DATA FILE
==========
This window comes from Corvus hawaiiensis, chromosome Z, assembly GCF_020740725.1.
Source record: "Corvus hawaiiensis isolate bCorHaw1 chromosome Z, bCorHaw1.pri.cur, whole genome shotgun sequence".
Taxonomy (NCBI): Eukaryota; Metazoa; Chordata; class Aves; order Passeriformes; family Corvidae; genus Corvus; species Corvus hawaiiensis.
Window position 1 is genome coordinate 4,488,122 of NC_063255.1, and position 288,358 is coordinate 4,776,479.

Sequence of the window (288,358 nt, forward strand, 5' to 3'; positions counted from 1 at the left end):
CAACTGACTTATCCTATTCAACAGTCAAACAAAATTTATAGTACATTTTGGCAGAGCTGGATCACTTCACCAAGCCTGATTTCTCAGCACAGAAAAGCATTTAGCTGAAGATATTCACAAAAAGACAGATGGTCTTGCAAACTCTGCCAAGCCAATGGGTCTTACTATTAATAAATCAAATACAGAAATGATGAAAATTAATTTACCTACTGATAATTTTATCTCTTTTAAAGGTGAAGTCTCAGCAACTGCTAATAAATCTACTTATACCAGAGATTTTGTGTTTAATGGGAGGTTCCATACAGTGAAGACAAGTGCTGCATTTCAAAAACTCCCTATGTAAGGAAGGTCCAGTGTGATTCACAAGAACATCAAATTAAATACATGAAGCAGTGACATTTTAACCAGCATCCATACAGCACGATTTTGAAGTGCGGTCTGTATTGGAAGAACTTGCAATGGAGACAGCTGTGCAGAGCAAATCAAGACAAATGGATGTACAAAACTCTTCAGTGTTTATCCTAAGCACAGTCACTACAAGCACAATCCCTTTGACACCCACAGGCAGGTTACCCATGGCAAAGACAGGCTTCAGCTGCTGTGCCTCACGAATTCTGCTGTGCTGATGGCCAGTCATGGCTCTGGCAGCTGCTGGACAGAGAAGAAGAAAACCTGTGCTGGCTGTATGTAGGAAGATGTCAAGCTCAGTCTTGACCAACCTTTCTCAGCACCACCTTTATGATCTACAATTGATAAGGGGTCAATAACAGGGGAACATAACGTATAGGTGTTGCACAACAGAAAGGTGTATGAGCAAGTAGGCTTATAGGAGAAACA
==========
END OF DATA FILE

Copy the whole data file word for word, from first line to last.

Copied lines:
This window comes from Corvus hawaiiensis, chromosome Z, assembly GCF_020740725.1.
Source record: "Corvus hawaiiensis isolate bCorHaw1 chromosome Z, bCorHaw1.pri.cur, whole genome shotgun sequence".
Taxonomy (NCBI): Eukaryota; Metazoa; Chordata; class Aves; order Passeriformes; family Corvidae; genus Corvus; species Corvus hawaiiensis.
Window position 1 is genome coordinate 4,488,122 of NC_063255.1, and position 288,358 is coordinate 4,776,479.

Sequence of the window (288,358 nt, forward strand, 5' to 3'; positions counted from 1 at the left end):
CAACTGACTTATCCTATTCAACAGTCAAACAAAATTTATAGTACATTTTGGCAGAGCTGGATCACTTCACCAAGCCTGATTTCTCAGCACAGAAAAGCATTTAGCTGAAGATATTCACAAAAAGACAGATGGTCTTGCAAACTCTGCCAAGCCAATGGGTCTTACTATTAATAAATCAAATACAGAAATGATGAAAATTAATTTACCTACTGATAATTTTATCTCTTTTAAAGGTGAAGTCTCAGCAACTGCTAATAAATCTACTTATACCAGAGATTTTGTGTTTAATGGGAGGTTCCATACAGTGAAGACAAGTGCTGCATTTCAAAAACTCCCTATGTAAGGAAGGTCCAGTGTGATTCACAAGAACATCAAATTAAATACATGAAGCAGTGACATTTTAACCAGCATCCATACAGCACGATTTTGAAGTGCGGTCTGTATTGGAAGAACTTGCAATGGAGACAGCTGTGCAGAGCAAATCAAGACAAATGGATGTACAAAACTCTTCAGTGTTTATCCTAAGCACAGTCACTACAAGCACAATCCCTTTGACACCCACAGGCAGGTTACCCATGGCAAAGACAGGCTTCAGCTGCTGTGCCTCACGAATTCTGCTGTGCTGATGGCCAGTCATGGCTCTGGCAGCTGCTGGACAGAGAAGAAGAAAACCTGTGCTGGCTGTATGTAGGAAGATGTCAAGCTCAGTCTTGACCAACCTTTCTCAGCACCACCTTTATGATCTACAATTGATAAGGGGTCAATAACAGGGGAACATAACGTATAGGTGTTGCACAACAGAAAGGTGTATGAGCAAGTAGGCTTATAGGAGAAACA